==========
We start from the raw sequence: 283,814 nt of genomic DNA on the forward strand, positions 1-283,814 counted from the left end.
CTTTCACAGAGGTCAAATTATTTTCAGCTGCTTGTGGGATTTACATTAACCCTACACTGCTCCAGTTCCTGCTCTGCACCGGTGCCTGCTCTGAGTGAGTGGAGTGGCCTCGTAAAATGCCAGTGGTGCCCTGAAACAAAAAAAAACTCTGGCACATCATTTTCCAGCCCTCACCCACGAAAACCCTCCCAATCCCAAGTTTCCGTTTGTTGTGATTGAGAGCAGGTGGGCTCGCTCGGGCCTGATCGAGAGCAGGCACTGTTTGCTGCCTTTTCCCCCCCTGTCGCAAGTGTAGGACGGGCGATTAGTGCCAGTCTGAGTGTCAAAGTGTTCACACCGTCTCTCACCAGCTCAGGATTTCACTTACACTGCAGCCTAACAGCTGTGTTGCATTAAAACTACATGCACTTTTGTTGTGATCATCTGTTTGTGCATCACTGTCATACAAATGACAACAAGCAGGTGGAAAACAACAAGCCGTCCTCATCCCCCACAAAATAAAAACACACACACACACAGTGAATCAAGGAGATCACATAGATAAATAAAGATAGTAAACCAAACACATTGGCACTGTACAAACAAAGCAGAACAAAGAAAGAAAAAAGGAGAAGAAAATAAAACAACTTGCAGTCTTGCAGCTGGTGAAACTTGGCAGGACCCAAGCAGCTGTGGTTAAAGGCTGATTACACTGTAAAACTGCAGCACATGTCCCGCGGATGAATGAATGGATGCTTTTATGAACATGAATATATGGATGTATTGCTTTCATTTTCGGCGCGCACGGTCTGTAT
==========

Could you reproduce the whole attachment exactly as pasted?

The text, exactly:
We start from the raw sequence: 283,814 nt of genomic DNA on the forward strand, positions 1-283,814 counted from the left end.
CTTTCACAGAGGTCAAATTATTTTCAGCTGCTTGTGGGATTTACATTAACCCTACACTGCTCCAGTTCCTGCTCTGCACCGGTGCCTGCTCTGAGTGAGTGGAGTGGCCTCGTAAAATGCCAGTGGTGCCCTGAAACAAAAAAAAACTCTGGCACATCATTTTCCAGCCCTCACCCACGAAAACCCTCCCAATCCCAAGTTTCCGTTTGTTGTGATTGAGAGCAGGTGGGCTCGCTCGGGCCTGATCGAGAGCAGGCACTGTTTGCTGCCTTTTCCCCCCCTGTCGCAAGTGTAGGACGGGCGATTAGTGCCAGTCTGAGTGTCAAAGTGTTCACACCGTCTCTCACCAGCTCAGGATTTCACTTACACTGCAGCCTAACAGCTGTGTTGCATTAAAACTACATGCACTTTTGTTGTGATCATCTGTTTGTGCATCACTGTCATACAAATGACAACAAGCAGGTGGAAAACAACAAGCCGTCCTCATCCCCCACAAAATAAAAACACACACACACACAGTGAATCAAGGAGATCACATAGATAAATAAAGATAGTAAACCAAACACATTGGCACTGTACAAACAAAGCAGAACAAAGAAAGAAAAAAGGAGAAGAAAATAAAACAACTTGCAGTCTTGCAGCTGGTGAAACTTGGCAGGACCCAAGCAGCTGTGGTTAAAGGCTGATTACACTGTAAAACTGCAGCACATGTCCCGCGGATGAATGAATGGATGCTTTTATGAACATGAATATATGGATGTATTGCTTTCATTTTCGGCGCGCACGGTCTGTAT